Who is Rishi Sunak? Everything you need to know about the next British prime minister

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The man who will become the UK’s 57th prime minister on Tuesday is richer than the king and, at 42, younger than all his predecessors except William Pitt the Younger.

Rishi Sunak will also be the UK’s first black person to lead the country and the first Hindu prime minister.

On Saturday, this newspaper asked him if he was too rich to be Prime Minister. 195 Conservative MPs responded on Monday. So how did it get here?

Youth

Sunak was born in Southampton in 1980 to Indian parents who had moved to the UK from East Africa. His father was a family doctor and his mother ran her own pharmacy. The eldest of three children, Sunak was educated in a private boarding school, Winchester College, which costs £ 43,335 a year to attend. He was the head of the school and in recent years he has made multiple donations to the school of over £ 100,000.

Sunak went on to study politics, philosophy and economics at Oxford University, so, so, so many before him. He was awarded a first-rate diploma. He later earned a master’s degree in business administration (MBA) from Stanford University, where he met Akshata Murty, his future wife, but where few others remember him.

Family

Murty, 42, is the daughter of Indian billionaire NR Narayana Murthy, often described as the Bill Gates of India, who founded the software company Infosys. According to her reports, her daughter has a 0.91% stake in the company, worth approximately £ 700 million.

The couple got married in their hometown of Bengaluru in a two-day ceremony in 2009 that was attended by 1,000 guests. They have two daughters, Krishna and Anoushka. In April of this year it emerged that Murty was not a UK resident, meaning she avoided UK taxes on her international earnings in exchange for paying an annual tax of £ 30,000.

Without that non-dom status it could have been responsible for over £ 20 million in UK tax on these windfall gains, it was reported. After a public outcry, her spokesperson announced that she would start paying UK taxes on her earnings overseas to ease the political pressure on her husband.

However, Sunak and Murty’s combined fortune is estimated at £ 730 million, double the estimated wealth of £ 300 to £ 350 million of King Charles III and Queen Consort Camilla. They own four properties around the world and worth over £ 15 million.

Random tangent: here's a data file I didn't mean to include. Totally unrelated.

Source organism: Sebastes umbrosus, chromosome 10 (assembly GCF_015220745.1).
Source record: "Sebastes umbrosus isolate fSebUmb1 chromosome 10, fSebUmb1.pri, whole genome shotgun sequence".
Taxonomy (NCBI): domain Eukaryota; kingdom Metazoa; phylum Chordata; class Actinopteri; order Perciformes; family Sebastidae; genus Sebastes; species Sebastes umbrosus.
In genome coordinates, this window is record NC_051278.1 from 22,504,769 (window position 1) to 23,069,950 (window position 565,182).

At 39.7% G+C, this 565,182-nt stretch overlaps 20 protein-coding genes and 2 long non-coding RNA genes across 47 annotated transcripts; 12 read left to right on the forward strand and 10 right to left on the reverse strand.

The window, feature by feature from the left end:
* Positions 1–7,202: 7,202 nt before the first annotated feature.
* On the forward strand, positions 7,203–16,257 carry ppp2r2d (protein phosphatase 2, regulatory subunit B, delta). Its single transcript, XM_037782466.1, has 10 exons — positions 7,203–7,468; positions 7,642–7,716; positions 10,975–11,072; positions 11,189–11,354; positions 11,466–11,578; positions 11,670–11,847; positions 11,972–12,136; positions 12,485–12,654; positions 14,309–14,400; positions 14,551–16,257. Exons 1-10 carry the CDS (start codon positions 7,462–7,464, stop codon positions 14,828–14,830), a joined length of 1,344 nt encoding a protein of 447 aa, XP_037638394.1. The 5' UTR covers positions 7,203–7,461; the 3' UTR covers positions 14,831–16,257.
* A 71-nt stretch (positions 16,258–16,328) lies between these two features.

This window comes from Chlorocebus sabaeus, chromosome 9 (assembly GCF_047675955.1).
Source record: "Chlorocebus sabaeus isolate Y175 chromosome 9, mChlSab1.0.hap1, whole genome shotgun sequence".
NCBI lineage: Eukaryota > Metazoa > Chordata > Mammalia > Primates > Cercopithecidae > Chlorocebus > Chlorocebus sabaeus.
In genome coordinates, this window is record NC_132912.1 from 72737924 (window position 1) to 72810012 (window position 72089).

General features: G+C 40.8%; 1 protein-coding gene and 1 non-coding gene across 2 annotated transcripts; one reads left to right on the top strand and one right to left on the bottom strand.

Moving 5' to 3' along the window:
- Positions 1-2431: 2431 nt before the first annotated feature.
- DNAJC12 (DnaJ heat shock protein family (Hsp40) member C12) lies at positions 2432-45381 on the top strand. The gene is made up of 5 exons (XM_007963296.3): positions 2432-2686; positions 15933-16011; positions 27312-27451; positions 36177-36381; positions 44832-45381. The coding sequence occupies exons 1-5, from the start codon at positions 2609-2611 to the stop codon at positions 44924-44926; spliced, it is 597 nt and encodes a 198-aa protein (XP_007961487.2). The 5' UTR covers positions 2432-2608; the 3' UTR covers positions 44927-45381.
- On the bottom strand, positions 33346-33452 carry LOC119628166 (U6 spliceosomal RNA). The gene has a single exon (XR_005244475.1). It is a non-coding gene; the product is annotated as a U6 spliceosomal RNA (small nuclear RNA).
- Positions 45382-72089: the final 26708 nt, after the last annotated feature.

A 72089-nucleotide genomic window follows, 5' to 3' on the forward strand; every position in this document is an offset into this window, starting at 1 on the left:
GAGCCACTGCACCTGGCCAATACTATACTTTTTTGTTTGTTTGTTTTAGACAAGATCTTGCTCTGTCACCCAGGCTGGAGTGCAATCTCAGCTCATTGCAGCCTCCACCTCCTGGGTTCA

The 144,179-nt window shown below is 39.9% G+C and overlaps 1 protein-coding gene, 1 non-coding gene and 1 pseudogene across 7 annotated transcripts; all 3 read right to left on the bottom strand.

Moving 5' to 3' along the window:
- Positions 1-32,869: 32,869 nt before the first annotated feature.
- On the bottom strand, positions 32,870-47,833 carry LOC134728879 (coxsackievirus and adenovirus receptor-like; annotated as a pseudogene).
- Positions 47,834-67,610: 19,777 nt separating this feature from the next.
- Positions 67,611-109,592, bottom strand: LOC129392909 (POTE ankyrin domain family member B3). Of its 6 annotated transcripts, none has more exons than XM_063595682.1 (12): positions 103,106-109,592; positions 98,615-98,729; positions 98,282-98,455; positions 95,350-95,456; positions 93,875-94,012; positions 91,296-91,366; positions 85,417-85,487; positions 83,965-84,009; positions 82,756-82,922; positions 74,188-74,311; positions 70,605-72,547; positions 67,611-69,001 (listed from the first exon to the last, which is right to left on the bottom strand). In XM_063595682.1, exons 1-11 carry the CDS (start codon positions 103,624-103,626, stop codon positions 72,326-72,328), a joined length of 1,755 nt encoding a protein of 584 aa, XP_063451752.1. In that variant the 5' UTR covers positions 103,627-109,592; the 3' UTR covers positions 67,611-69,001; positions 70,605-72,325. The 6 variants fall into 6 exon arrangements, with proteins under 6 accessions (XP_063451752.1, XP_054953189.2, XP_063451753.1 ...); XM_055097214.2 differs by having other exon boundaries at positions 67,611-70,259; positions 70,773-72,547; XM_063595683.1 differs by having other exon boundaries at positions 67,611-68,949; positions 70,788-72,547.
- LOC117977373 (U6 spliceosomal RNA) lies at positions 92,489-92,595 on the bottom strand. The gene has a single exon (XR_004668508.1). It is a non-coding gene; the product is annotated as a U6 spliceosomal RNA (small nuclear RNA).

Climb to the top

Sunak went from deputy to prime minister in just seven years, faster than any other prime minister of the modern era. David Cameron achieved the same result in nine years, but again, Pitt the Younger holds the all-time record with just two years.

Sunak’s path to the top was not entirely smooth. After losing to Liz Truss in a Tory membership vote on September 5, she was expected to disappear from politics – and she did so quickly, speaking for the last time in the House of Commons the day after Truss became prime minister. But when Truss’s disastrous and unfunded tax cuts brought it to her down in flamesSunak was ready with the support of the supporters he had gathered during the summer campaign.

Related: Almost a man to the next PM: Rishi Sunak’s rapid change of political fortune

After gaining the leadership, Sunak, whose career has been defined by fiscal conservatism, told MPs that his ambition was to have a “highly productive British economy” and that he advocated low taxation, but that it had to be affordable. and achievable.

Friends and hobbies

Sunak “collects Coca-Cola things”, as he said to two school pupils, before saying “I’m a coke addict, I’m a total coke addict”, then, while the pupils giggled, clarifying “Coca-Cola addicted, just to the disc”.

He tried once pay for a Coke at a gas stationbut got confused by the contactless credit card system.

Speaking in Tunbridge Wells, Sunak once boasted that he had changed Labor Party policies “which pushed all funding into disadvantaged urban areas” so that funding could go to affluent cities instead.

As a student, he told documentary filmmakers that he had friends who are aristocrats, friends of the upper class and friends of the working class before remembering, “Well, not the working class.”

What’s next?

Sunak will meet the king on Tuesday and will be officially appointed prime minister. So he should be giving a speech on Downing Street.

More generally, multiple crises are found in Sunak’s tray. As the Guardian wrote in its editorial after winning the leadership, “Sunak seems intent on deactivating household support for energy bills next April. He clearly thinks that achieving an arbitrary goal of national debt relief is more important than saving people from misery. Without fiscal expansion and the energy price guarantee, inflation will be higher and the recession will be deeper. Interest rates are likely to rise. Morgan Stanley analysts say home loan costs could reach 6%, which, coupled with higher bills, would see up to 40% of households struggling to pay the mortgage. “

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